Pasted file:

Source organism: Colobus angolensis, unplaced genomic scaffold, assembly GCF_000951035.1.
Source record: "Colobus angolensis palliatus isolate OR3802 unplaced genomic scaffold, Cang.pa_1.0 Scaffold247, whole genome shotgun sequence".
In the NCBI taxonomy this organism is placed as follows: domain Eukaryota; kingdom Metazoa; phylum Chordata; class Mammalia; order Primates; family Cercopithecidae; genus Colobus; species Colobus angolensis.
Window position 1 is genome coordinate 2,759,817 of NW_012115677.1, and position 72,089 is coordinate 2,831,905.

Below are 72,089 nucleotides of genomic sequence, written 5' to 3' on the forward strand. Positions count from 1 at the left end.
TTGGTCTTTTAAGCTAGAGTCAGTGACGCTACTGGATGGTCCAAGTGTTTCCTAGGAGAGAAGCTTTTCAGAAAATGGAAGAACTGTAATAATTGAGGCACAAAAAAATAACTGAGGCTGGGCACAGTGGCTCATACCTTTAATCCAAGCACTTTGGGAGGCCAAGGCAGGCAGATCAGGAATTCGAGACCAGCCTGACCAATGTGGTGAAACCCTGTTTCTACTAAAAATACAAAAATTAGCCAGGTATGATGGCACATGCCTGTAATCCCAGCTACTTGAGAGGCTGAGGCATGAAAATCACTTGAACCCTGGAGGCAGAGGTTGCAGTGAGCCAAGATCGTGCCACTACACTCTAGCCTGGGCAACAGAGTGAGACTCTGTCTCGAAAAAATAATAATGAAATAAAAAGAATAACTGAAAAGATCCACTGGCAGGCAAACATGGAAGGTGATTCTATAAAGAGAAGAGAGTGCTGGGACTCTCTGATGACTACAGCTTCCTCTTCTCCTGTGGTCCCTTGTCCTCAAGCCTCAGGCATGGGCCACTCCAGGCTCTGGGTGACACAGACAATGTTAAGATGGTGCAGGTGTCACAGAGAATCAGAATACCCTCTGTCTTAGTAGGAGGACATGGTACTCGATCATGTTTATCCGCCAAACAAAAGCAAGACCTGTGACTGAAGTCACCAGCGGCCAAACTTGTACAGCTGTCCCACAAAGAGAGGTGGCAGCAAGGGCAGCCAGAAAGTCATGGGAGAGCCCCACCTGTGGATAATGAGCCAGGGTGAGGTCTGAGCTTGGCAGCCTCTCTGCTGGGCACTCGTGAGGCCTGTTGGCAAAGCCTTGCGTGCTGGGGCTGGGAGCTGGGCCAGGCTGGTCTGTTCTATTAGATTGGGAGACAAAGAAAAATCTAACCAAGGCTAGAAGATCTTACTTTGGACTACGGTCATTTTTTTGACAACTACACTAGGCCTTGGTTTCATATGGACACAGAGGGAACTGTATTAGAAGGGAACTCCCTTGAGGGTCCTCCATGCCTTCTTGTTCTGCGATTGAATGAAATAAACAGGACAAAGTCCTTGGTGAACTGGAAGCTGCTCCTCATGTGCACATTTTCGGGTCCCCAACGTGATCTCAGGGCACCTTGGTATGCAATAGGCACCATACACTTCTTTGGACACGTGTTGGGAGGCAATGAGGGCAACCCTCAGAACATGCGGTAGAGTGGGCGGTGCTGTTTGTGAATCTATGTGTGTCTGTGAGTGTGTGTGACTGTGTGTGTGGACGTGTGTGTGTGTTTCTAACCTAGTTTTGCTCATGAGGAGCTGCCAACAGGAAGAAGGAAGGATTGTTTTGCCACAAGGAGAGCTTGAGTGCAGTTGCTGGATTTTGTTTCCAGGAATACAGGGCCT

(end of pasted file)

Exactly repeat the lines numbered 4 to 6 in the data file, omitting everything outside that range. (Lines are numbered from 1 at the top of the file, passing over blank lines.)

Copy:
Window position 1 is genome coordinate 2,759,817 of NW_012115677.1, and position 72,089 is coordinate 2,831,905.

Below are 72,089 nucleotides of genomic sequence, written 5' to 3' on the forward strand. Positions count from 1 at the left end.
TTGGTCTTTTAAGCTAGAGTCAGTGACGCTACTGGATGGTCCAAGTGTTTCCTAGGAGAGAAGCTTTTCAGAAAATGGAAGAACTGTAATAATTGAGGCACAAAAAAATAACTGAGGCTGGGCACAGTGGCTCATACCTTTAATCCAAGCACTTTGGGAGGCCAAGGCAGGCAGATCAGGAATTCGAGACCAGCCTGACCAATGTGGTGAAACCCTGTTTCTACTAAAAATACAAAAATTAGCCAGGTATGATGGCACATGCCTGTAATCCCAGCTACTTGAGAGGCTGAGGCATGAAAATCACTTGAACCCTGGAGGCAGAGGTTGCAGTGAGCCAAGATCGTGCCACTACACTCTAGCCTGGGCAACAGAGTGAGACTCTGTCTCGAAAAAATAATAATGAAATAAAAAGAATAACTGAAAAGATCCACTGGCAGGCAAACATGGAAGGTGATTCTATAAAGAGAAGAGAGTGCTGGGACTCTCTGATGACTACAGCTTCCTCTTCTCCTGTGGTCCCTTGTCCTCAAGCCTCAGGCATGGGCCACTCCAGGCTCTGGGTGACACAGACAATGTTAAGATGGTGCAGGTGTCACAGAGAATCAGAATACCCTCTGTCTTAGTAGGAGGACATGGTACTCGATCATGTTTATCCGCCAAACAAAAGCAAGACCTGTGACTGAAGTCACCAGCGGCCAAACTTGTACAGCTGTCCCACAAAGAGAGGTGGCAGCAAGGGCAGCCAGAAAGTCATGGGAGAGCCCCACCTGTGGATAATGAGCCAGGGTGAGGTCTGAGCTTGGCAGCCTCTCTGCTGGGCACTCGTGAGGCCTGTTGGCAAAGCCTTGCGTGCTGGGGCTGGGAGCTGGGCCAGGCTGGTCTGTTCTATTAGATTGGGAGACAAAGAAAAATCTAACCAAGGCTAGAAGATCTTACTTTGGACTACGGTCATTTTTTTGACAACTACACTAGGCCTTGGTTTCATATGGACACAGAGGGAACTGTATTAGAAGGGAACTCCCTTGAGGGTCCTCCATGCCTTCTTGTTCTGCGATTGAATGAAATAAACAGGACAAAGTCCTTGGTGAACTGGAAGCTGCTCCTCATGTGCACATTTTCGGGTCCCCAACGTGATCTCAGGGCACCTTGGTATGCAATAGGCACCATACACTTCTTTGGACACGTGTTGGGAGGCAATGAGGGCAACCCTCAGAACATGCGGTAGAGTGGGCGGTGCTGTTTGTGAATCTATGTGTGTCTGTGAGTGTGTGTGACTGTGTGTGTGGACGTGTGTGTGTGTTTCTAACCTAGTTTTGCTCATGAGGAGCTGCCAACAGGAAGAAGGAAGGATTGTTTTGCCACAAGGAGAGCTTGAGTGCAGTTGCTGGATTTTGTTTCCAGGAATACAGGGCCT